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Sunday, November 11, 2007

More on women and math: strong evidence for nurture, not nature

Stuart Taylor Jr. wrote an article in the National Journal in 2005 defending Larry Summers's suggestion that innate gender differences in math ability and interest are part of the reason there are so few tenured female professors in science departments at top schools. (It's behind a pay wall; try Google's cached version.)

He includes this in his evidence:
A 1983 study of 40,000 young adolescents by psychologist Camillia Persson Benbow and three colleagues showed "an exponential intensification" of the male-female ratio in the higher ranges of SAT math scores, with 13 times as many boys as girls in the highest range. (That was the 700-to-800 range, on tests normally taken by much older students.) Other studies show boys consistently winning a very disproportionate share of the very highest SAT math scores, and sex differences in mathematical precocity before kindergarten.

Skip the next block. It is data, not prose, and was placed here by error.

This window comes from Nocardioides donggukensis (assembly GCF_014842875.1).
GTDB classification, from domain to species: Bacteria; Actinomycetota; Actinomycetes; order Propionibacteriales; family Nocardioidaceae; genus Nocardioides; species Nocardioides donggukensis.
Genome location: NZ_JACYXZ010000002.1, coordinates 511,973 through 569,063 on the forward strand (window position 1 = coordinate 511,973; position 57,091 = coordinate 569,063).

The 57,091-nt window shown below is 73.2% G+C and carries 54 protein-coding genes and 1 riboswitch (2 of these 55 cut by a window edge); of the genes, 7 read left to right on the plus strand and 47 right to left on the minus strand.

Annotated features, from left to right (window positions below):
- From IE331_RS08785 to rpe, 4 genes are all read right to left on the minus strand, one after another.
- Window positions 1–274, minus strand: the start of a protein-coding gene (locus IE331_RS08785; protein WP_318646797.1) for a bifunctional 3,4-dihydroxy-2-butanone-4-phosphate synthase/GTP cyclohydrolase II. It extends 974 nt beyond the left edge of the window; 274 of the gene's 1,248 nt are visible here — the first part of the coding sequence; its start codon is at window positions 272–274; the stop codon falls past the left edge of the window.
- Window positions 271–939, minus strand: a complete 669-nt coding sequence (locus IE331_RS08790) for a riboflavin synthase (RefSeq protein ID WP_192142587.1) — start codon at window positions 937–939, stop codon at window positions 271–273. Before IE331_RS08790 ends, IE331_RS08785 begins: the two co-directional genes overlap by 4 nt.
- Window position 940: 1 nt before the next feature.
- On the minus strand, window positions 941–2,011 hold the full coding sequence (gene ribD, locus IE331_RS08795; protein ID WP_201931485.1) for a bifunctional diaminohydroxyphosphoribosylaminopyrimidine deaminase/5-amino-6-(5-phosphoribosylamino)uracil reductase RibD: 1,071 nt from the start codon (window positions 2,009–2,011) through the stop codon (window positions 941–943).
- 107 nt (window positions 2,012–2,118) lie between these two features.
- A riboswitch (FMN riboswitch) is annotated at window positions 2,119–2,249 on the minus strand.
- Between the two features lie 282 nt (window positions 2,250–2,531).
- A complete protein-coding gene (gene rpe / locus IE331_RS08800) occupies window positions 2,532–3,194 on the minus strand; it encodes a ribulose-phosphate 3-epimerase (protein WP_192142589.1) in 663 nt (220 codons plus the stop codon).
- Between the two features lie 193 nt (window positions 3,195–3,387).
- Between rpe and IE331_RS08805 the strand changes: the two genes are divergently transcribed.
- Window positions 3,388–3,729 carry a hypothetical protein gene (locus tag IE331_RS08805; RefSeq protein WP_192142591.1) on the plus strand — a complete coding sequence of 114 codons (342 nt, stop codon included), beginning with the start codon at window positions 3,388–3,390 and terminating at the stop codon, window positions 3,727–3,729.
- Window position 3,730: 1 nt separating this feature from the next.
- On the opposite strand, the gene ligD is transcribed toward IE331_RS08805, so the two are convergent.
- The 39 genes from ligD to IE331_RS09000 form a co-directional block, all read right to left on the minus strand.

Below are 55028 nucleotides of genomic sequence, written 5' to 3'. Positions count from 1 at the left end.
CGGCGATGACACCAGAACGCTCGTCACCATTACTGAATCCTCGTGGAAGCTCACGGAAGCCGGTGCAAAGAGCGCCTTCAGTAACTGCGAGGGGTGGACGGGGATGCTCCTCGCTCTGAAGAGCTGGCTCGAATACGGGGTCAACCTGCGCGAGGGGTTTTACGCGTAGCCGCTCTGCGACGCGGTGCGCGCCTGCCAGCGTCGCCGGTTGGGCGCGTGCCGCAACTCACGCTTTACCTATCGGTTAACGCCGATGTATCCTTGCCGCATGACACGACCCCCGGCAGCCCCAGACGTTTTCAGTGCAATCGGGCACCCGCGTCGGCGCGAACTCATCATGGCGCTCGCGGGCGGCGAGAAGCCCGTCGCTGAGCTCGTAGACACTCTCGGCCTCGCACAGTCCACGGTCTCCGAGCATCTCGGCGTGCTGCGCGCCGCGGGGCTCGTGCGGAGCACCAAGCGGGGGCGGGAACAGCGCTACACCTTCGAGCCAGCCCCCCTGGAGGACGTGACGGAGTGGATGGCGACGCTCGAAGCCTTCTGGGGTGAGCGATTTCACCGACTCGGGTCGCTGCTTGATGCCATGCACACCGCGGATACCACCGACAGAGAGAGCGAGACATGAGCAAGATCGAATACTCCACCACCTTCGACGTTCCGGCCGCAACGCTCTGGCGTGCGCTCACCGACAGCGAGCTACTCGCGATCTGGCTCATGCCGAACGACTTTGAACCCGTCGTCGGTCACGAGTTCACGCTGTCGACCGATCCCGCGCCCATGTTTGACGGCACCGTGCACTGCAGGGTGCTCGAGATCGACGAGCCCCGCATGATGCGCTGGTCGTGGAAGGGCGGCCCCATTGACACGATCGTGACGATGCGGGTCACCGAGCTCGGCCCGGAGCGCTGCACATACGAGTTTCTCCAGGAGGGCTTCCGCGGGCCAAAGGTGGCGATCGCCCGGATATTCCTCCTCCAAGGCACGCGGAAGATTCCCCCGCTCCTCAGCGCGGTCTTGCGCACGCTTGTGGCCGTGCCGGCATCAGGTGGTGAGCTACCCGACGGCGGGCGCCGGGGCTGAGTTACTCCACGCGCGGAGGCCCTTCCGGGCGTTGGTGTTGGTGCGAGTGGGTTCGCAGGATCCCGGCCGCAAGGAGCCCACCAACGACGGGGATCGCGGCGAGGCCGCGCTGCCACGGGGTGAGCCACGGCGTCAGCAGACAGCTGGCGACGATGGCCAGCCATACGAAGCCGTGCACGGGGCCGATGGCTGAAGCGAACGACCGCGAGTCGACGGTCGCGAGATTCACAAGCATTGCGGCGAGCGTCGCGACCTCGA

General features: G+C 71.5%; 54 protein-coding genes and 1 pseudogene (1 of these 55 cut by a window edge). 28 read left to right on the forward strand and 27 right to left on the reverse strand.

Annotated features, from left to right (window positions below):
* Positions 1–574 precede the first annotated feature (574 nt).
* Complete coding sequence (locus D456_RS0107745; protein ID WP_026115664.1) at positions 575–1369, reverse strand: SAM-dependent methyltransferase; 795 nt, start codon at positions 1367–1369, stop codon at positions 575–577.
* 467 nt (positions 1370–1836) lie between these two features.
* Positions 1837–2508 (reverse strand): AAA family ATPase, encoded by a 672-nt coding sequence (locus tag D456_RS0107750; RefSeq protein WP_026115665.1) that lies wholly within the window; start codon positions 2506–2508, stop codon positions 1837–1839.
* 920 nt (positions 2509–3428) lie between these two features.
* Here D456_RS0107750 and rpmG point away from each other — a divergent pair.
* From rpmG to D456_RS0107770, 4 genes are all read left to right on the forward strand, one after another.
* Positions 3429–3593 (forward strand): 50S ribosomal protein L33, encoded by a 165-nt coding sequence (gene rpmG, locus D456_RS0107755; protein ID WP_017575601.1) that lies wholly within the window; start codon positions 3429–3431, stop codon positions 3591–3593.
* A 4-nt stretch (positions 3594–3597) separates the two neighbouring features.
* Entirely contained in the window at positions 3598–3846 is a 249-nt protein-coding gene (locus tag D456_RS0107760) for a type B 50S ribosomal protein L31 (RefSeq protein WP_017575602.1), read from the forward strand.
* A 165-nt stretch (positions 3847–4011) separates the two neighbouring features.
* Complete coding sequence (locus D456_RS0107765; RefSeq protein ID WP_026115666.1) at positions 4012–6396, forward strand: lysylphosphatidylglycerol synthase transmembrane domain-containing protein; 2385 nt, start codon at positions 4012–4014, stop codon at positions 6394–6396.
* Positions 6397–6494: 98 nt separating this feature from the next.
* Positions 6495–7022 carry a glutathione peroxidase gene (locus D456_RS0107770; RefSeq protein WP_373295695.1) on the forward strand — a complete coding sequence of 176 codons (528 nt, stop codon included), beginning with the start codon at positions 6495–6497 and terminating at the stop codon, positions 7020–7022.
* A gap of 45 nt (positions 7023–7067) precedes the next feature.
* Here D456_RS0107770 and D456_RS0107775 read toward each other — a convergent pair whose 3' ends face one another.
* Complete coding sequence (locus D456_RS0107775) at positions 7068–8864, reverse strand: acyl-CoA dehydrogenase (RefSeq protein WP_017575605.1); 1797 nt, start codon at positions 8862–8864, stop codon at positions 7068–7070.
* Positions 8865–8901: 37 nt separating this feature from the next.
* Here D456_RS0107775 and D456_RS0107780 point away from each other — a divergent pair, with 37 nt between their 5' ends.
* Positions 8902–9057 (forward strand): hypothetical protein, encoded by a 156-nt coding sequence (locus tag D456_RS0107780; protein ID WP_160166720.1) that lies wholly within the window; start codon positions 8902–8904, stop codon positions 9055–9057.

Jean Taylor, former president of Women in Mathematics, has a PowerPoint presentation refuting many of the arguments of Stuart Taylor and co. (Google's HTML translation is here.) Among her more eye-catching points is this (my emphasis):
Benbow and Stanley (1980, 1983) (Johns Hopkins) ... male:female ratio among 13-year-olds scoring over 700 on math SAT was 13:1. Huge publicity!

Subsequent Johns Hopkins data, Duke data have showed decreasing ratios; by late 1990’s, down to under 3:1 (2.8:1) (I don’t know of any more recent data). No sign that not still falling.
The story (as always) might be more complicated than that, but at least at first blush, that's a convincing rebuttal. Also, Jean Taylor points out that since the 1940s, the difference between the number of women and men who major in math in college has been shrinking, and that now the numbers are equal. That's strong evidence against innate differences in interest and ability (which I argued in favor of here and here), and strong evidence for the importance of bias and the career effects of pregnancy and child raising.

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